Hosted by the Undergraduate Committee on Global Thought

Presented in conjunction with the Alexander Hamilton Society and the Columbia University Journal for Politics & Society

Throughout the country, and the world, the coronavirus has devastated small businesses. Thousands have already shuttered their doors, and millions more face closure and bankruptcy in the coming  and months. The effects of the economic decline are being felt most severely by small business owners and the communities they serve—especially those that are already most underserved, such as rural areas and poor urban neighborhoods. The trend only accelerates global inequality and provides big business with additional opportunities for expansion.

The Undergraduate Committee on Global Thought will host a panel discussion on the plight of small businesses as a result of the coronavirus and concurrent recession. Panelists include CGT Member Saskia Sassen, CGT Senior Research Scholar Perry Mehrling, the Hon. Elizabeth S. Stong, and World Bank Adviser Antonia Menezes.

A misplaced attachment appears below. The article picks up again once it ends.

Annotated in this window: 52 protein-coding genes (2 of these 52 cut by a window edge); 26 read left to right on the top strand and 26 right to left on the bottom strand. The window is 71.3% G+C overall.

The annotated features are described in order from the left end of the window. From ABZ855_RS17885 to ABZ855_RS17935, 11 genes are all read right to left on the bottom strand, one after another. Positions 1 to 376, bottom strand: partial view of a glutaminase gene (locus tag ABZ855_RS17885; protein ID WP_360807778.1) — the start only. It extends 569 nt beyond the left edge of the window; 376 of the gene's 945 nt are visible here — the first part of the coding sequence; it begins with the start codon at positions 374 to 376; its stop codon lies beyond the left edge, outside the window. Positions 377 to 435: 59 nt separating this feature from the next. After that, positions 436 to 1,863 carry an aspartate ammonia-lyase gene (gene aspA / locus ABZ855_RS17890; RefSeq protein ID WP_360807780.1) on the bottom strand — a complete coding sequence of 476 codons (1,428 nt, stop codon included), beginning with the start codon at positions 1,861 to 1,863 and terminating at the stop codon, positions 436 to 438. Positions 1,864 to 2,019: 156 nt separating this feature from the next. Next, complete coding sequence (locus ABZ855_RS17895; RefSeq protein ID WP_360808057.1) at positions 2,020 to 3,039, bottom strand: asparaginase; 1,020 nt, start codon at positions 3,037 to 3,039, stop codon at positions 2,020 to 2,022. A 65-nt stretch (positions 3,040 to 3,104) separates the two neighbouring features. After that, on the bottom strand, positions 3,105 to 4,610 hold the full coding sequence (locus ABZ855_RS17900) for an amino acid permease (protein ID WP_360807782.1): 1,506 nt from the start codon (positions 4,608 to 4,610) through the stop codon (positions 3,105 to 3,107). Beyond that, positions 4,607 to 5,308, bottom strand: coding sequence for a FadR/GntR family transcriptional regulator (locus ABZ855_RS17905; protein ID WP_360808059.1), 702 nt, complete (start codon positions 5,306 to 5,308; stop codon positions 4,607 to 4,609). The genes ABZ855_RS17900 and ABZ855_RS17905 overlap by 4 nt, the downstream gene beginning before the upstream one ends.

Part of Rethinking the World, a programmatic series from the Committee on Global Thought exploring the challenges and opportunities inherent in our unique global moment of compounding crises as well as unforeseen opportunities for creative solutions. For information on other events in the series, click here.


Saskia Sassen

Saskia Sassen, Robert S. Lynd Professor of SociologySaskia Sassen is the Robert S. Lynd Professor of Sociology at Columbia University. Her research and writing focuses on globalization (including social, economic and political dimensions), immigration, global cities (including cities and terrorism), the new technologies, and changes within the liberal state that result from current transnational conditions. Sassen's interests include urban sociology, the sociology of transnational processes and globalization, technology, the dynamics of powerlessness in urban contexts and migration.